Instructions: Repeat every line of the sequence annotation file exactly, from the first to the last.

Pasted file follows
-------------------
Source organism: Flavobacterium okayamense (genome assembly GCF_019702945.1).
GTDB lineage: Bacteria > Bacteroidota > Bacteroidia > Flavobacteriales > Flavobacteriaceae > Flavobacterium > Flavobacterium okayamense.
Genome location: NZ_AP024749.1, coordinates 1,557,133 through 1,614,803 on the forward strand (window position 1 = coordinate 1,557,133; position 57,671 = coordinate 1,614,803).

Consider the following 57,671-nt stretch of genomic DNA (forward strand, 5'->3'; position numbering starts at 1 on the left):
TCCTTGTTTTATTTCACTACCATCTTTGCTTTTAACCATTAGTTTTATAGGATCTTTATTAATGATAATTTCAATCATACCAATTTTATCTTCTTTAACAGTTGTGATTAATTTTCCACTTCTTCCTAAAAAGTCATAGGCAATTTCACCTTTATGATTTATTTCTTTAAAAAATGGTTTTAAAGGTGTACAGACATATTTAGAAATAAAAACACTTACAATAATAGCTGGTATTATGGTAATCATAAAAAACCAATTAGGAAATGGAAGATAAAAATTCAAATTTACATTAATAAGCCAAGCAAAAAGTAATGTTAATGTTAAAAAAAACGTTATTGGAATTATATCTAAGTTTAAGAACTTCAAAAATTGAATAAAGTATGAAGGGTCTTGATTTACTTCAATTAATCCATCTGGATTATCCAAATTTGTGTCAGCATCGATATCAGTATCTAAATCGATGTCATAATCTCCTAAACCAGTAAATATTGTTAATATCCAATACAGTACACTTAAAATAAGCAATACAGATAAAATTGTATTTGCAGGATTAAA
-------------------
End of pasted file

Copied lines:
Source organism: Flavobacterium okayamense (genome assembly GCF_019702945.1).
GTDB lineage: Bacteria > Bacteroidota > Bacteroidia > Flavobacteriales > Flavobacteriaceae > Flavobacterium > Flavobacterium okayamense.
Genome location: NZ_AP024749.1, coordinates 1,557,133 through 1,614,803 on the forward strand (window position 1 = coordinate 1,557,133; position 57,671 = coordinate 1,614,803).

Consider the following 57,671-nt stretch of genomic DNA (forward strand, 5'->3'; position numbering starts at 1 on the left):
TCCTTGTTTTATTTCACTACCATCTTTGCTTTTAACCATTAGTTTTATAGGATCTTTATTAATGATAATTTCAATCATACCAATTTTATCTTCTTTAACAGTTGTGATTAATTTTCCACTTCTTCCTAAAAAGTCATAGGCAATTTCACCTTTATGATTTATTTCTTTAAAAAATGGTTTTAAAGGTGTACAGACATATTTAGAAATAAAAACACTTACAATAATAGCTGGTATTATGGTAATCATAAAAAACCAATTAGGAAATGGAAGATAAAAATTCAAATTTACATTAATAAGCCAAGCAAAAAGTAATGTTAATGTTAAAAAAAACGTTATTGGAATTATATCTAAGTTTAAGAACTTCAAAAATTGAATAAAGTATGAAGGGTCTTGATTTACTTCAATTAATCCATCTGGATTATCCAAATTTGTGTCAGCATCGATATCAGTATCTAAATCGATGTCATAATCTCCTAAACCAGTAAATATTGTTAATATCCAATACAGTACACTTAAAATAAGCAATACAGATAAAATTGTATTTGCAGGATTAAA